A rafting guide whose client drowned in the Indian River last September has been sentenced to a year in jail and five years of probation.
Rory Fay, 37, of North Creek admitted he was drunk when he and the client, Tamara Blake, 53, of Columbus, Ohio, fell out of the raft on the morning of September 27. Blake’s boyfriend stayed in the raft and paddled to shore. Fay also managed to get to shore. Blake’s body was found five miles downstream in the Hudson River.
Fay, who worked for Hudson River Rafting Company, pleaded guilty in November to criminally negligent homicide, a felony, as well as two misdemeanors, driving while intoxicated and aggravated unlicensed operation of a motor vehicle.
Hamilton County District Attorney Marsha Purdue said Fay will not be allowed to drink alcohol or guide rafts during his probation.
On the day of Fay’s arrest, another guide for Hudson River Rafting, Mark Lebrecque of Minerva, also was ticketed for aggravated unlicensed operation of a motor vehicle. Lebrecque had been ticketed on a similar charge last May 27. In addition, he was ticketed June 2 for failing to display his guide’s license, according to Purdue. All three cases are pending in Indian Lake Town Court.
Pat Cunningham, the owner of Hudson River Rafting, was acquitted in Hamilton County Court last month on a misdemeanor count of reckless endangerment. He was accused of putting a father and daughter at risk by sending them on a whitewater trip without a guide. Soon after launching, the two overturned their raft. They were rescued by a guide from another rafting company.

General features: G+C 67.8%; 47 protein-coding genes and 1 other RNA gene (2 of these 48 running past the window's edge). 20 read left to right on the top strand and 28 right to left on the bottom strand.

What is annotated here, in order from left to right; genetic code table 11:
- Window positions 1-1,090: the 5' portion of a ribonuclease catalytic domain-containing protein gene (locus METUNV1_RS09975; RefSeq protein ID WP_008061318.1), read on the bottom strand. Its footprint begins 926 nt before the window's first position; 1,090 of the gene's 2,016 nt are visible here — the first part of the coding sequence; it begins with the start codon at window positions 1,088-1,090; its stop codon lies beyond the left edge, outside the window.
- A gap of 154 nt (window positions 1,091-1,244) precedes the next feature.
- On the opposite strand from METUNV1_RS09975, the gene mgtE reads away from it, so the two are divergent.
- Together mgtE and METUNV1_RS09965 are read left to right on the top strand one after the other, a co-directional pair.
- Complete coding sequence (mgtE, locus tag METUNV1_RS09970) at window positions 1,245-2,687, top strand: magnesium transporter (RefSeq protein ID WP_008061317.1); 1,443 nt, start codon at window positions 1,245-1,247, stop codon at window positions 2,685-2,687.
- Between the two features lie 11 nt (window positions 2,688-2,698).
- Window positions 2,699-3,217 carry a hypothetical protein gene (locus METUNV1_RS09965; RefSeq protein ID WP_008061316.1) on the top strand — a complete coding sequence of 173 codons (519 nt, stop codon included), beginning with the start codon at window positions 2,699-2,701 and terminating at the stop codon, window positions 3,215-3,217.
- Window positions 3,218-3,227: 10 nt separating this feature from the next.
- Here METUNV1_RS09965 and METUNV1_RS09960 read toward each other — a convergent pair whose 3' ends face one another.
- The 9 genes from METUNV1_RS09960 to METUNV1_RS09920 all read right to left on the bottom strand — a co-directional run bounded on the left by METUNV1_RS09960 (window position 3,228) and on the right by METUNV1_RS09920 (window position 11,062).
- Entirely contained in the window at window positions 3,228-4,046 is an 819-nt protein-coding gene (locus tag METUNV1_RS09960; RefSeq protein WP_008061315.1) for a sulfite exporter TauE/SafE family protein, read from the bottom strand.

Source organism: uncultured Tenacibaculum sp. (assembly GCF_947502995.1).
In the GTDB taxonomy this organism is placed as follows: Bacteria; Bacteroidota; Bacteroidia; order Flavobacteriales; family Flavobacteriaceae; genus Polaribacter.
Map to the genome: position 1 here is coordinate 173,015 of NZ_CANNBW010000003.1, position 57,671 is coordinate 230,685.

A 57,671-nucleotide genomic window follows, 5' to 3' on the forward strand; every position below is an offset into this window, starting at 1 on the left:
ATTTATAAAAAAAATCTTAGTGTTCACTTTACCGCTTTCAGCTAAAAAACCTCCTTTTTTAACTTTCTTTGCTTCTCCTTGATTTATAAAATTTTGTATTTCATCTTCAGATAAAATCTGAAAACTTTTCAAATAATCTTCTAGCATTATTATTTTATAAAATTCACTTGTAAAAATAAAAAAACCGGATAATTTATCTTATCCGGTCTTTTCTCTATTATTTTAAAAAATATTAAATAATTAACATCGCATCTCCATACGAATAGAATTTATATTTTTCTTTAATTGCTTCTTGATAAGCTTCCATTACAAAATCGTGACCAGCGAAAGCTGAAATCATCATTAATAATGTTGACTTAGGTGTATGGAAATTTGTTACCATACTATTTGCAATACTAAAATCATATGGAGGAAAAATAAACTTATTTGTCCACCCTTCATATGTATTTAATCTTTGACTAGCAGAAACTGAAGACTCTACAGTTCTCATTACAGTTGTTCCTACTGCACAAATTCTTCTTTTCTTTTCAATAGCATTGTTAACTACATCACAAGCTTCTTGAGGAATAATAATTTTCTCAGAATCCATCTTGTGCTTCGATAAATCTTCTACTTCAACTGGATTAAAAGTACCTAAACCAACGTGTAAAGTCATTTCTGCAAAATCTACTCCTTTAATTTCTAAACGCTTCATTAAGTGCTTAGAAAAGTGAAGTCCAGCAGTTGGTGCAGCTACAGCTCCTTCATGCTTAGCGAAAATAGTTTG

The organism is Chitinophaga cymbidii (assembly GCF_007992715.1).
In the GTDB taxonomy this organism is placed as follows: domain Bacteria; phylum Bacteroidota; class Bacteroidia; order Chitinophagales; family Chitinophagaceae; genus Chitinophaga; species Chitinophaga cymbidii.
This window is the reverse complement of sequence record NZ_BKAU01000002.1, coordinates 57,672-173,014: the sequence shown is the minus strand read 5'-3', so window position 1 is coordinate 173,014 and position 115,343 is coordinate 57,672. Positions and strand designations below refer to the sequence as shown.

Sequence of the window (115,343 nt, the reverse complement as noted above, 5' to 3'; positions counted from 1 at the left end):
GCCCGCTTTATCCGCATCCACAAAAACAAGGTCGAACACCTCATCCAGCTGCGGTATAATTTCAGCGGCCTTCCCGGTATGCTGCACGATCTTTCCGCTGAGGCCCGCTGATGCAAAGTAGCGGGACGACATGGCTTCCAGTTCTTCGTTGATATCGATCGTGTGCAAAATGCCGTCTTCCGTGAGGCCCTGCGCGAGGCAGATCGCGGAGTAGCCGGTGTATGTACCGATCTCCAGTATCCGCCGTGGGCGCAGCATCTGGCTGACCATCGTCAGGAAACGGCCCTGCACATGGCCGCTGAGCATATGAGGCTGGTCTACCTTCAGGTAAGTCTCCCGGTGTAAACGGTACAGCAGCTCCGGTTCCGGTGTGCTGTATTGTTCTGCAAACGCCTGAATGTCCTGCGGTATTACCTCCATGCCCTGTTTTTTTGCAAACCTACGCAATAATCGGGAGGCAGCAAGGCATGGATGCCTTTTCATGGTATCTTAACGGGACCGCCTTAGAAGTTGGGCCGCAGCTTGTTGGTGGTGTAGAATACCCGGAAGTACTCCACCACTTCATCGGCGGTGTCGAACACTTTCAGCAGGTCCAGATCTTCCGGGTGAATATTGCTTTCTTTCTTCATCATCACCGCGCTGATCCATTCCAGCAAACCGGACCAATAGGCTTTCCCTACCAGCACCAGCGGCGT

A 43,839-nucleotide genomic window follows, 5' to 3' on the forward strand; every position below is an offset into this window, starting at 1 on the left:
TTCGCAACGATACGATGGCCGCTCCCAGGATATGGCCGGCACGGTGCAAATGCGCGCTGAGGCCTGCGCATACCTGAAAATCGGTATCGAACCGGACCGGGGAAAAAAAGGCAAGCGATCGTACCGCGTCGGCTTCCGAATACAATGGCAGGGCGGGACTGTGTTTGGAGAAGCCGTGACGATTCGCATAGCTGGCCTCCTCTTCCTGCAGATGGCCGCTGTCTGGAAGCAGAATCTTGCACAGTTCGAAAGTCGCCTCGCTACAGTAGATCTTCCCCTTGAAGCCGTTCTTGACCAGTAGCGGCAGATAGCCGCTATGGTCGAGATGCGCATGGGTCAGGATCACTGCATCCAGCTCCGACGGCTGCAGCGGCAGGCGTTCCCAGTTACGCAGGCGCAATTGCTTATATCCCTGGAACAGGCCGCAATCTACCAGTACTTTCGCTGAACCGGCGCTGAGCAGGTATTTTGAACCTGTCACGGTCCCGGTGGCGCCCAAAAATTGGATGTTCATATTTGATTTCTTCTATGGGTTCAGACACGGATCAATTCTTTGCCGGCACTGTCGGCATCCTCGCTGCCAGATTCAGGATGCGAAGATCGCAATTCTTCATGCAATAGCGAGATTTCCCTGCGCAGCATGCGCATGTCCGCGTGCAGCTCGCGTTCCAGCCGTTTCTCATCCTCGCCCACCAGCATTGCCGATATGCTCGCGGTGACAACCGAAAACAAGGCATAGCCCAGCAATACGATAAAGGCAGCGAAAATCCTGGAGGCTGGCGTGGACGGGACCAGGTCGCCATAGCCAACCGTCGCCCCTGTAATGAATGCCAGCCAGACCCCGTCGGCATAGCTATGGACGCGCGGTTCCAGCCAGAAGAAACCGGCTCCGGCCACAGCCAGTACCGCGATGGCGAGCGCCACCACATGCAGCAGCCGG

Cunningham’s attorney, Joseph Brennan, argued that the clients were aware of the risks when they agreed to undertake the trip. After the verdict, he asked that similar charges against Cunningham in Indian Lake Town Court be dismissed. In that case, Cunningham is accused of exiting the raft on the Hudson before a trip ended, leaving two customers to travel the last four miles on on their own. (By then, the big rapids were behind them.)
Purdue said she is in talks with Cunningham’s lawyer and has not responded to the dismissal motion.
After last fall’s drowning, New York State Attorney General Eric Schneiderman filed a lawsuit against Cunningham that seeks to shut down his rafting business.